The Court of Queen's Bench, says the London Times, wu lately occupied with a ease of great importance to the commercial world. In the month of July, 1857, a report reached the head-quarters in London of the South Eastern Railway Company that the Lewes Bank had stopped payment. The cashier of the company adopted the report, and telegraphed to their servants at the various stations on the line that they were to take no more notes or checks on the Lewes Bank. The notice of the alleged stoppage was also ported up at some of the stations, alongside a correct announcement that the Hastings Bank had suspended payment. In consequence of the publication of the false report, there was a run upon the Lewes Bank, in order to meet which the securities had to be realized at an enormous loss. The jury gare a verdict for the plaintiff, with $10,000 damages. It appeared from the statement of the counsel that if the message of the cashier had not been published at the stations, it might have been looked upon as a privileged communication between the cashier and the subordinate servants of the company.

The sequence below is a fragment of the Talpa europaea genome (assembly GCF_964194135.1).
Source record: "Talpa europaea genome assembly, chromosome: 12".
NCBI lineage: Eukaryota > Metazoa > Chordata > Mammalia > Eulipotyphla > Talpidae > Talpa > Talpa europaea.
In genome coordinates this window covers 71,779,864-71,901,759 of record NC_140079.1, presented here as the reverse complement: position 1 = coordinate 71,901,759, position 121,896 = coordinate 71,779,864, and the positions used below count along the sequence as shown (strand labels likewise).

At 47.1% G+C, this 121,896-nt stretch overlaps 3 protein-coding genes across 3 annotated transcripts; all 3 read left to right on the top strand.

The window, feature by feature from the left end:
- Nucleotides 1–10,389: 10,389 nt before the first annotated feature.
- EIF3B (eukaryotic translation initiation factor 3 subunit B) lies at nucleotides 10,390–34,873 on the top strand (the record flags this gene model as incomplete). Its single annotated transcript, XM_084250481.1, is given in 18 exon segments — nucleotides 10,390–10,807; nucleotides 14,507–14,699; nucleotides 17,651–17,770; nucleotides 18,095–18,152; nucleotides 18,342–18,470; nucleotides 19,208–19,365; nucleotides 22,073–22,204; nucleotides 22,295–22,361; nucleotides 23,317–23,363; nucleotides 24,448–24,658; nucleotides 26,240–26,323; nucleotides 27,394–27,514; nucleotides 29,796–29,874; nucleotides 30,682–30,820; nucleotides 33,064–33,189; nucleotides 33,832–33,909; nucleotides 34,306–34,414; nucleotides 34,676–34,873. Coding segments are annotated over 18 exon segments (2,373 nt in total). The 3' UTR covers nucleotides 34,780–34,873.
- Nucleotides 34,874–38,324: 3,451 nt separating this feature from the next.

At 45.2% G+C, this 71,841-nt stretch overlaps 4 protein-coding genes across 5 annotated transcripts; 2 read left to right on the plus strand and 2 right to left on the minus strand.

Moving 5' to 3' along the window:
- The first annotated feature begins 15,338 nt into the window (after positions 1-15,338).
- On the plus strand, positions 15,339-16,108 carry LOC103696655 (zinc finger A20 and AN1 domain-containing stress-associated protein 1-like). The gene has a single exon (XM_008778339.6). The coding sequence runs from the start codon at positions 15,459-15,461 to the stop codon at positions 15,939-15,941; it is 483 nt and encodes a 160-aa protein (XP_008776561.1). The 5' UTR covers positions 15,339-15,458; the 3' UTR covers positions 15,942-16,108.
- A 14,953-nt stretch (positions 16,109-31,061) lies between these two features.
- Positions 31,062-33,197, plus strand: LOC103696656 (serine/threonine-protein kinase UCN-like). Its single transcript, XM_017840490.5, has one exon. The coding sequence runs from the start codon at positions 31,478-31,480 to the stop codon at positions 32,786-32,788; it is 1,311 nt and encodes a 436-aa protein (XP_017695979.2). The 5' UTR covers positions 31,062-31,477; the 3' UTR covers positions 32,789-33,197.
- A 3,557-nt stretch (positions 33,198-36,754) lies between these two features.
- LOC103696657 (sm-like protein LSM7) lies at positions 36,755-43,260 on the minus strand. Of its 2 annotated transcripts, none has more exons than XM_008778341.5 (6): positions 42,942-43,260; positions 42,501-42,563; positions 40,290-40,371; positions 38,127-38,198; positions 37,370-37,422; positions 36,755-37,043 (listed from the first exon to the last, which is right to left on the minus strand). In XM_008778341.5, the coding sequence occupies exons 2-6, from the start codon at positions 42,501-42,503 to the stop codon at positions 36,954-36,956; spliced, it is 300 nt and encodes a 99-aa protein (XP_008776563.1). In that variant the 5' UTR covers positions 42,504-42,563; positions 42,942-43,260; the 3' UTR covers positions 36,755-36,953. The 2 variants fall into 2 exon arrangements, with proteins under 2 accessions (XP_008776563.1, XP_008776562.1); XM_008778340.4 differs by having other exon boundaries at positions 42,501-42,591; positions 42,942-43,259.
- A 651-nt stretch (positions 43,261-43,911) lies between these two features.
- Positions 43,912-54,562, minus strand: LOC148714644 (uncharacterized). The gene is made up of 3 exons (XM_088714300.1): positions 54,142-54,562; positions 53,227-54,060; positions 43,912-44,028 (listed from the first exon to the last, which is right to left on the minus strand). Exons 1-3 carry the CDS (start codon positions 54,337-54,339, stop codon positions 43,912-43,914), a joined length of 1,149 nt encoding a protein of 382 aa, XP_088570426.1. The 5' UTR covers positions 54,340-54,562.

This article was originally published with the title "Liability of Telegraphic Companies in England"